All of this very insightful and ponderous dialogue then is thrown at Buffy and the viewer like a lightning bolt to the gut. The entire speech about death from Spike is haunting, bone-chilling, and simply mind boggling to think about in retrospect. It’s so important to the season and to knowing more about Buffy’s Slayer heritage, once again a big theme of the season, that I can’t resist quoting it here: “And the thing about the dance is, you never get to stop. Every day you wake up, it’s the same bloody question that haunts you: is today the day I die? Death is on your heels, baby, and sooner or later it’s gonna catch you. And part of you wants it… not only to stop the fear and uncertainty, but because you’re just a little bit in love with it. Death is your art. You make it with your hands, day after day. That final gasp. That look of peace. Part of you is desperate to know: What’s it like? Where does it lead you? And now you see, that’s the secret. Not the punch you didn’t throw or the kicks you didn’t land. Every Slayer… has a death wish. Even you.” Can I just say shudder?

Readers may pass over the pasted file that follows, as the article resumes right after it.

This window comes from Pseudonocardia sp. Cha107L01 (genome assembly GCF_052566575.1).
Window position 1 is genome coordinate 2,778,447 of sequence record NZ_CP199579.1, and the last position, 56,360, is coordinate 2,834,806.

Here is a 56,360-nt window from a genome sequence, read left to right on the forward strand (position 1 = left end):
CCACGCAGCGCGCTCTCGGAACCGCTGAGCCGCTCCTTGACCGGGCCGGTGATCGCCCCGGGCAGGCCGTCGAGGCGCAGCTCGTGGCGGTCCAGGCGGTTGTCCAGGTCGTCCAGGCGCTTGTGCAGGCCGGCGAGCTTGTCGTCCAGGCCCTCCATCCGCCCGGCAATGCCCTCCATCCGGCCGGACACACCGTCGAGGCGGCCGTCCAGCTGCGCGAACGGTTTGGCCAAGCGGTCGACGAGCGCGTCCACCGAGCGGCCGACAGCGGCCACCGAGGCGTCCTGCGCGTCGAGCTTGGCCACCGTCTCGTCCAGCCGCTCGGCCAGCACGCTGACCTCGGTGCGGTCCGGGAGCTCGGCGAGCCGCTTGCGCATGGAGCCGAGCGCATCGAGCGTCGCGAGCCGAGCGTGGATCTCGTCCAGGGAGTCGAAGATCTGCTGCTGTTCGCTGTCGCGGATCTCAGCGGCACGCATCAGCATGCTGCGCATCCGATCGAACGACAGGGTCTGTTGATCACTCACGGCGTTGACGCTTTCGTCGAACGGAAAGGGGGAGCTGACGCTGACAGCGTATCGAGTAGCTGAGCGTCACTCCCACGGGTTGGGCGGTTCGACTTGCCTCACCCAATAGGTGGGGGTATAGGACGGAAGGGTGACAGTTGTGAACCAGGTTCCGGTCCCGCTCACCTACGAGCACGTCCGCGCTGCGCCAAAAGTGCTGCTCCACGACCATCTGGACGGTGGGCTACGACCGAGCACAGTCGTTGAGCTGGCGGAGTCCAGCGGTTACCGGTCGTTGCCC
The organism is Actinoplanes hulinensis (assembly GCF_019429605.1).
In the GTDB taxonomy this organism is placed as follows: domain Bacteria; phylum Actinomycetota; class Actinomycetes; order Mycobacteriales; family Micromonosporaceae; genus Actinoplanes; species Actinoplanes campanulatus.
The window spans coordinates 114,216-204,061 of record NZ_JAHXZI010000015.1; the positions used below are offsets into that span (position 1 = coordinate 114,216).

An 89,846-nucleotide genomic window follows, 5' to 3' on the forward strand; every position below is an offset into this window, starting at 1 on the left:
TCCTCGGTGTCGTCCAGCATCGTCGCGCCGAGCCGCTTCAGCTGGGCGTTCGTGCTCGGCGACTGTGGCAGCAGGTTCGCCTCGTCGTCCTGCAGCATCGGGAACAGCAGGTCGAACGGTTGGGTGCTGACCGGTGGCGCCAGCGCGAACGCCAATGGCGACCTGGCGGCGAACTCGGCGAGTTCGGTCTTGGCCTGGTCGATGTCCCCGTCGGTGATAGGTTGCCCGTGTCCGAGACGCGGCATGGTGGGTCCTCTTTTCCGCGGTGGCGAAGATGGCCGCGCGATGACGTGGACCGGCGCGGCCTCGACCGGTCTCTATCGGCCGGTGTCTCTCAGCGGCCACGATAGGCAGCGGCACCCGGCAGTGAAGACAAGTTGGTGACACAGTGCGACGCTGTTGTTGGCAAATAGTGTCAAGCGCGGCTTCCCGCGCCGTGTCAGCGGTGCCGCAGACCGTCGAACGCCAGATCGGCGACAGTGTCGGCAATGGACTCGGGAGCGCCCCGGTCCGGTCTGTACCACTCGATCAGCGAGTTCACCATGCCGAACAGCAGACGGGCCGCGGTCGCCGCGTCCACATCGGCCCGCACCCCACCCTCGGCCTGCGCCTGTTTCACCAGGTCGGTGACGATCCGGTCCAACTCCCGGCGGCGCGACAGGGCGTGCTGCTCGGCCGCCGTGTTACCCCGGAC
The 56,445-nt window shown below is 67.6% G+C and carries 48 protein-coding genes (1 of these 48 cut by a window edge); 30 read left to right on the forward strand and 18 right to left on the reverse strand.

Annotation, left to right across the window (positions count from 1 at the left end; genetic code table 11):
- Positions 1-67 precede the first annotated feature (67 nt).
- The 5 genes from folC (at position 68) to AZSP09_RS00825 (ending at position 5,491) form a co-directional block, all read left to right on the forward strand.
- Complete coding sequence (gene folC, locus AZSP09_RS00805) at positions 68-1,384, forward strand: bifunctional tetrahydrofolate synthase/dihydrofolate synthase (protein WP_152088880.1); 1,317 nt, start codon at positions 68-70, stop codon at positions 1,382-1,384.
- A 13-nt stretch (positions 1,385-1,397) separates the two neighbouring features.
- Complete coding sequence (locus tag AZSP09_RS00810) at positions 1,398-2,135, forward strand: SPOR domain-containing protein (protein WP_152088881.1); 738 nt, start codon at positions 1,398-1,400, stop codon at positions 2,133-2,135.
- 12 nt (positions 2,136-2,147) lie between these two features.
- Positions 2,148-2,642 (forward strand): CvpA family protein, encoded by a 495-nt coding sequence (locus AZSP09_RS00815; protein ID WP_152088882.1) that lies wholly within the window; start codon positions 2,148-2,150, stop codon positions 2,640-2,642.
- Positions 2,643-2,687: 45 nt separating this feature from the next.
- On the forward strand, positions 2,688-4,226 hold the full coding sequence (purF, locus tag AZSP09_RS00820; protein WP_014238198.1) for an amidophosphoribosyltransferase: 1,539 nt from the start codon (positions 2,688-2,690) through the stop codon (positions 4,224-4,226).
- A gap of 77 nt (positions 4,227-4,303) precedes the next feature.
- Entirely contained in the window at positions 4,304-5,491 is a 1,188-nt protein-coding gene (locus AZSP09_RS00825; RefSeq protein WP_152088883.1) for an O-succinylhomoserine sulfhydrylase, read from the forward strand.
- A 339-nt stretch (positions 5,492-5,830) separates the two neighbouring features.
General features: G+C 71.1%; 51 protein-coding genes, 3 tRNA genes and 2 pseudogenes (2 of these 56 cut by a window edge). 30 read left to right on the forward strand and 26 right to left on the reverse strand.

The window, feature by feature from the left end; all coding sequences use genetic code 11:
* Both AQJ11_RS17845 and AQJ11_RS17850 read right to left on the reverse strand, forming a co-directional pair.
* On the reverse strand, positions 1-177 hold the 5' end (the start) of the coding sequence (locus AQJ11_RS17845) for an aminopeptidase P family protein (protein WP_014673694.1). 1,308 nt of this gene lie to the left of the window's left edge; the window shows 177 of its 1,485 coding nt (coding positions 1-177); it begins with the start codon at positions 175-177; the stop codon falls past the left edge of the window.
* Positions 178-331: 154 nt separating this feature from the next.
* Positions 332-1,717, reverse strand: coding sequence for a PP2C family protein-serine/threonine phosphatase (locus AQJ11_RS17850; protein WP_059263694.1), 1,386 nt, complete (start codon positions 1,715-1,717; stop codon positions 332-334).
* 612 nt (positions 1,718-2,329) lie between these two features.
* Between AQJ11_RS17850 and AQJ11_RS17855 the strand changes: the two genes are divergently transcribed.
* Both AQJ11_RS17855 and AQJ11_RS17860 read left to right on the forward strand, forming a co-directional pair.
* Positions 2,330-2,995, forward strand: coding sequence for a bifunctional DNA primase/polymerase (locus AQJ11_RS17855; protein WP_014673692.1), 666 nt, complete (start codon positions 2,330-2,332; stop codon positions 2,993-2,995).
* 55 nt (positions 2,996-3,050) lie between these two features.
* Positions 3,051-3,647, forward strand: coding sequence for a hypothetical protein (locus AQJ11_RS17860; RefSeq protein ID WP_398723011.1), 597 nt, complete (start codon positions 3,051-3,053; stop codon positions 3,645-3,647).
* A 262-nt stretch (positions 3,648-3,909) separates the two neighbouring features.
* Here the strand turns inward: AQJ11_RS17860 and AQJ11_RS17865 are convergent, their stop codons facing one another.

Continuing the speech, Spike also points out that “the only reason you’ve lasted as long as you have is you’ve got ties to the world… your mum, your brat kid sister, the Scoobies. They all tie you here but you’re just putting off the inevitable. Sooner or later, you’re gonna want it. And the second – the second – that happens… You know I’ll be there. I’ll slip in… have myself a real good day.” After hearing this Buffy is, like me, shocked and speechless. Spike sees this immediately says, “Oh… did I scare ya? You’re the Slayer. Do something about it. Hit me. Come on. One good swing. You know you want to … Give it me good, Buffy. Do it!”